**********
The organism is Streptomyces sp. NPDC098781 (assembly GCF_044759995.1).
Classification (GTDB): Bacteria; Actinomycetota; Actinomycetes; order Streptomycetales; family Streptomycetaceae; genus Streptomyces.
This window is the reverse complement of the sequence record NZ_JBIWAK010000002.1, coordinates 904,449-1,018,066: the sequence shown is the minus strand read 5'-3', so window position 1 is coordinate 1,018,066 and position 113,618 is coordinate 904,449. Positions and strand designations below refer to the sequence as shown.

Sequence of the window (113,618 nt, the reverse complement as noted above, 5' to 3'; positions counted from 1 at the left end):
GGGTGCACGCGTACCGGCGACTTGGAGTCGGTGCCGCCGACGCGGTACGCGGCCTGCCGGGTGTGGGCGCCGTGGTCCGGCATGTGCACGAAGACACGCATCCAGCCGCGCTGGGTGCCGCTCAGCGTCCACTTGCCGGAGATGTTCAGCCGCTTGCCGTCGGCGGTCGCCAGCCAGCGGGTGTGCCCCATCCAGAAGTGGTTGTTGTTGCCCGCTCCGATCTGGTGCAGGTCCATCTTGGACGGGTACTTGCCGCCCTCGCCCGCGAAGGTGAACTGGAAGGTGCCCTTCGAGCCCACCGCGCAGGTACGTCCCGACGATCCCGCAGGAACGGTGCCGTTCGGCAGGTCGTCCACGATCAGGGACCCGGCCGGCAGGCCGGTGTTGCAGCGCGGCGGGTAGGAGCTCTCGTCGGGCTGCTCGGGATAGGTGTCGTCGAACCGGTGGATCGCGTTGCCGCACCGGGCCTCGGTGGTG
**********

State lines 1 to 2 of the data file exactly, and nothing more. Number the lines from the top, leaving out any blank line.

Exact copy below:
The organism is Streptomyces sp. NPDC098781 (assembly GCF_044759995.1).
Classification (GTDB): Bacteria; Actinomycetota; Actinomycetes; order Streptomycetales; family Streptomycetaceae; genus Streptomyces.